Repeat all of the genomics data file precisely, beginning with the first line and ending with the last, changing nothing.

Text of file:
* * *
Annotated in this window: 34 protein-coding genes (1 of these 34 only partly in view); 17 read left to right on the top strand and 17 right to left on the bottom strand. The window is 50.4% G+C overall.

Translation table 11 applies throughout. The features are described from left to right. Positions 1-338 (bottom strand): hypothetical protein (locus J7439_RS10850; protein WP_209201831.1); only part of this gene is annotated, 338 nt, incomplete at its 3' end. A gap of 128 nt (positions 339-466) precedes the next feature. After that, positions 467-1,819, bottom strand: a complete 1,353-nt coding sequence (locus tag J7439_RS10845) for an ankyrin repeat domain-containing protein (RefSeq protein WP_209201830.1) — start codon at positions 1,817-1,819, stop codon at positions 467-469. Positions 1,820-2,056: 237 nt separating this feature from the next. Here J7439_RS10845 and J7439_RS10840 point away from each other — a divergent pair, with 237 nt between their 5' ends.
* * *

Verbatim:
Annotated in this window: 34 protein-coding genes (1 of these 34 only partly in view); 17 read left to right on the top strand and 17 right to left on the bottom strand. The window is 50.4% G+C overall.

Translation table 11 applies throughout. The features are described from left to right. Positions 1-338 (bottom strand): hypothetical protein (locus J7439_RS10850; protein WP_209201831.1); only part of this gene is annotated, 338 nt, incomplete at its 3' end. A gap of 128 nt (positions 339-466) precedes the next feature. After that, positions 467-1,819, bottom strand: a complete 1,353-nt coding sequence (locus tag J7439_RS10845) for an ankyrin repeat domain-containing protein (RefSeq protein WP_209201830.1) — start codon at positions 1,817-1,819, stop codon at positions 467-469. Positions 1,820-2,056: 237 nt separating this feature from the next. Here J7439_RS10845 and J7439_RS10840 point away from each other — a divergent pair, with 237 nt between their 5' ends.